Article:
Comments on: Lies and truth on sovereign CDS http://blogs.reuters.com/felix-salmon/2010/03/09/lies-and-truth-on-sovereign-cds/ A slice of lime in the soda Sun, 26 Oct 2014 19:05:02 +0000 hourly 1 http://wordpress.org/?v=4.2.5 By: GingerYellow http://blogs.reuters.com/felix-salmon/2010/03/09/lies-and-truth-on-sovereign-cds/comment-page-1/#comment-12569 Wed, 10 Mar 2010 16:03:05 +0000 http://blogs.reuters.com/felix-salmon/?p=2899#comment-12569 While the BBC as a whole is pretty decent news organisation (particularly for things like range of foreign affairs coverage), the website is shockingly bad, especially when it comes to technical or specialised subjects such as science or finance. It’s scarcely more reliable than the Daily Mail.

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By: Greycap http://blogs.reuters.com/felix-salmon/2010/03/09/lies-and-truth-on-sovereign-cds/comment-page-1/#comment-12565 Wed, 10 Mar 2010 15:21:14 +0000 http://blogs.reuters.com/felix-salmon/?p=2899#comment-12565 Yes, could you explain this market manipulation a little more clearly? So far we have:

1. By CDS protection in advance of bond issuance.
2. Buy the bond on issue.
3. ???
4. Profit!

Assuming that I was able to move the market when I bought CDS, I am left with a coupon that pays higher than treasuries … but it’s a fully funded position and I still have counterparty exposure to my PB. What’s so great about that? And if I close out the CDS position and that moves the market back to where it was, sure I’ll have made some money on the bond but I’ll have lost it on the CDS. Where does the free money come from in this trade?

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By: Sandrew http://blogs.reuters.com/felix-salmon/2010/03/09/lies-and-truth-on-sovereign-cds/comment-page-1/#comment-12559 Wed, 10 Mar 2010 13:24:21 +0000 http://blogs.reuters.com/felix-salmon/?p=2899#comment-12559 How do you drive up the yield on a not-yet-issued bond by trading CDS? They are different markets, no? So by what mechanism does this take place? Are we assuming that underwriters and investors look only to the CDS spread when deciding what price to pay for a bond?

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By: DanHess http://blogs.reuters.com/felix-salmon/2010/03/09/lies-and-truth-on-sovereign-cds/comment-page-1/#comment-12553 Wed, 10 Mar 2010 00:09:07 +0000 http://blogs.reuters.com/felix-salmon/?p=2899#comment-12553 Felix, for goodness sake, stop picking on such easy marks.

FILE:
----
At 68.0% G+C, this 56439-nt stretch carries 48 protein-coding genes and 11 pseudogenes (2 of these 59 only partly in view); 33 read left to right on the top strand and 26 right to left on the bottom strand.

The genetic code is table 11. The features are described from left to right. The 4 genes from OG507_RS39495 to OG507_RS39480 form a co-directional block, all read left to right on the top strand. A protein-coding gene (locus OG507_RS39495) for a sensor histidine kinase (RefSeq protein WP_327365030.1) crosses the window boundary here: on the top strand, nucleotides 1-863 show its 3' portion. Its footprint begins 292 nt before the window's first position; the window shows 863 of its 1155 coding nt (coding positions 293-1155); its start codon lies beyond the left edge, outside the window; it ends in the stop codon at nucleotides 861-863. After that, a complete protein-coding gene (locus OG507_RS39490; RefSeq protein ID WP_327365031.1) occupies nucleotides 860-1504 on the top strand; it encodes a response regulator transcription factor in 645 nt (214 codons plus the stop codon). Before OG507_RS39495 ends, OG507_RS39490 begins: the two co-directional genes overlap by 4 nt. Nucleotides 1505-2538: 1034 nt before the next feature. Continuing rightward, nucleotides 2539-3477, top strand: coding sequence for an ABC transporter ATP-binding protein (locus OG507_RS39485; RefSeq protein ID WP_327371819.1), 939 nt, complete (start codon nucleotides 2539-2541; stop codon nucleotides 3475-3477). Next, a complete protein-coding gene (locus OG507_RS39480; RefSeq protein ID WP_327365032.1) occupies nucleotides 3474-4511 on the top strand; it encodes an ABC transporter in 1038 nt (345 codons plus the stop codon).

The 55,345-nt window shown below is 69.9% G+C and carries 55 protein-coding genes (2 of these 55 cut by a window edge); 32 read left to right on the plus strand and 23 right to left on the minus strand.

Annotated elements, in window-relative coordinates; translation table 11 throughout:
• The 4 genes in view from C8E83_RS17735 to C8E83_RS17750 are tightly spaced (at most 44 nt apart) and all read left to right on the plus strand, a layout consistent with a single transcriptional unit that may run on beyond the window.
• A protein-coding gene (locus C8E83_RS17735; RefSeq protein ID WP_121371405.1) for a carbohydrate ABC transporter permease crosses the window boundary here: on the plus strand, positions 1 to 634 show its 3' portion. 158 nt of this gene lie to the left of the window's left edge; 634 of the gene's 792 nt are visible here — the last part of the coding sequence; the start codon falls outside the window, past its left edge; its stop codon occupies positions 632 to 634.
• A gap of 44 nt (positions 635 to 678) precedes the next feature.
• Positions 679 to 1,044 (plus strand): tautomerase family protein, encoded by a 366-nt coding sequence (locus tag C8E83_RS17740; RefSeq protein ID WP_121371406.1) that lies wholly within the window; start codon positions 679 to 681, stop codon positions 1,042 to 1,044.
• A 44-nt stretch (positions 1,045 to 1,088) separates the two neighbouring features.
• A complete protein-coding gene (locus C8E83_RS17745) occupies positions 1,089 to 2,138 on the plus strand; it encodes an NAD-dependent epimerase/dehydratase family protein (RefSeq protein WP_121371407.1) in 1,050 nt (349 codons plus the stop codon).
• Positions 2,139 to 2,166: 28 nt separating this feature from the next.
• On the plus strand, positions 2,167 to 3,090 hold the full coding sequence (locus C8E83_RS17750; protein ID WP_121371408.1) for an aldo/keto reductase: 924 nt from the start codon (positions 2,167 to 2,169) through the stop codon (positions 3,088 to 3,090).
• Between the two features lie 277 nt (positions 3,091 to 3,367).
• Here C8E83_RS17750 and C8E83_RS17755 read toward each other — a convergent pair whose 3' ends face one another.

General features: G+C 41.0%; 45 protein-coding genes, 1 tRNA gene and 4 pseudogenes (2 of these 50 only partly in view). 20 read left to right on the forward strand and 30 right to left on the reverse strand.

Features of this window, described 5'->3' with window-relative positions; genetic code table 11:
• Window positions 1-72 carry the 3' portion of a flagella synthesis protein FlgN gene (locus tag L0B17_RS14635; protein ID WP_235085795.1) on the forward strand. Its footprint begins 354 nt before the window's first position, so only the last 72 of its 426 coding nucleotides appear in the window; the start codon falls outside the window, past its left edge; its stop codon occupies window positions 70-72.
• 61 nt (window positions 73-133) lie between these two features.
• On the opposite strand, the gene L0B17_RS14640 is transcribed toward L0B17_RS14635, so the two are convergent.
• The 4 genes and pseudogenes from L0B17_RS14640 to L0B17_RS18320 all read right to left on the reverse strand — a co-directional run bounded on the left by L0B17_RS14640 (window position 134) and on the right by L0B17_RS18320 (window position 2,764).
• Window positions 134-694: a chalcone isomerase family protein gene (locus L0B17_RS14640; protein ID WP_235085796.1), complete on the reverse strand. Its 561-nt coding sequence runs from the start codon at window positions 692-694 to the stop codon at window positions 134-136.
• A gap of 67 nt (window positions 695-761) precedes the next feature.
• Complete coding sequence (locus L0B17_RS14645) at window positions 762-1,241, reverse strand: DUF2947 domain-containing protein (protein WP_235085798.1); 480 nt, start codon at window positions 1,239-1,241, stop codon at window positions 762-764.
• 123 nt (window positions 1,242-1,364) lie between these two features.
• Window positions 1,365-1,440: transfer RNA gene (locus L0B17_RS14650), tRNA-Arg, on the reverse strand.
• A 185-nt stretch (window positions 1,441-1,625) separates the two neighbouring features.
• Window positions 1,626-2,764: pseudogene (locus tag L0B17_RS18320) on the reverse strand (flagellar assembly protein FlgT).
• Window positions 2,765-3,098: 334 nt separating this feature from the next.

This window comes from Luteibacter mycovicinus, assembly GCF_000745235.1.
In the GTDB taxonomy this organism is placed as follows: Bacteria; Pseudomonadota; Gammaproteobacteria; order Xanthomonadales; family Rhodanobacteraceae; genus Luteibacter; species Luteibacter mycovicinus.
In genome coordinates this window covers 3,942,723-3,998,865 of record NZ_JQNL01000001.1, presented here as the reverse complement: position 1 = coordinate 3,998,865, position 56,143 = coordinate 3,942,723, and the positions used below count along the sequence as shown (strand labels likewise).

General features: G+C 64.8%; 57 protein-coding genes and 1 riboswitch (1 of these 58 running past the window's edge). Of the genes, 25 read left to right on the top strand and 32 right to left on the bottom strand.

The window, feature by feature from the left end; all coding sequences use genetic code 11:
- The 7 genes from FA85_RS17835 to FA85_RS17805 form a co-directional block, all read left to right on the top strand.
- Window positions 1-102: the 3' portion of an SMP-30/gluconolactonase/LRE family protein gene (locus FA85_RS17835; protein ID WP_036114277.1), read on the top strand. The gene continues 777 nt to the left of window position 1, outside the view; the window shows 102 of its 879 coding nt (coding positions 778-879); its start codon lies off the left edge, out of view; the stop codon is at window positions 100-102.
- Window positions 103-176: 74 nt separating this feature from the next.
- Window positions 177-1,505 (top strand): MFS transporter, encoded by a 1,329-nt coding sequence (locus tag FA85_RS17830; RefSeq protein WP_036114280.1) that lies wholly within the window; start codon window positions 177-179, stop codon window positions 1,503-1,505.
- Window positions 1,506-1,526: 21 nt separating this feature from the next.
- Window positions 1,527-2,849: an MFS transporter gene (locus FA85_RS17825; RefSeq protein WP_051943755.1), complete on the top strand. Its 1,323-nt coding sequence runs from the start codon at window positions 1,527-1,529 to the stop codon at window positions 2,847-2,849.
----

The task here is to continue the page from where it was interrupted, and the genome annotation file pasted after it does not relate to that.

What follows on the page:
Your ignorance in the arcana of CDSs beggars belief, even though you write about CDSs all day long.

You embarrass yourself with every CDS piece you write, not by what you write, but by what you leave out.

If you want to really educate yourself on CDSs, young warrior, you could do worse than starting with some of what Chris Whalen has to say. He is far brighter than I am.

http://www.rcwhalen.com/pdf/cds_aei.pdf

http://www.nakedcapitalism.com/2010/02/i nterview-with-chris-whalen-of-institutio nal-risk-analytics.html

Basically, CDS pricing is the essence of everything that is wrong with efficient market theory, which should be dead by now but is alive and thriving.

CDSs are not pricing off of real default risk, but volatility. Oops!

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By: expatsp http://blogs.reuters.com/felix-salmon/2010/03/09/lies-and-truth-on-sovereign-cds/comment-page-1/#comment-12552 Tue, 09 Mar 2010 23:48:01 +0000 http://blogs.reuters.com/felix-salmon/?p=2899#comment-12552 So if the hedgies could use CDS to drive up the spreads on Brazilian bonds to get a better a yield, couldn’t they use them to drive up the yields on Greece so high that it had to default? And presumably there’s a way they could profit by that, if they were sure it would happen?

My question is real, not rhetorical, I don’t pretend to understand these things.

But it seems that the Loomis Sayles guy essentially agrees that CDS can be used to distort the market, which seems to cry out for some kind of regulation, at the least.

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By: aristid http://blogs.reuters.com/felix-salmon/2010/03/09/lies-and-truth-on-sovereign-cds/comment-page-1/#comment-12549 Tue, 09 Mar 2010 22:56:40 +0000 http://blogs.reuters.com/felix-salmon/?p=2899#comment-12549 Wow. So should we credit the New York Times with being slightly less completely wrong? I guess that’s what Krugman meant…

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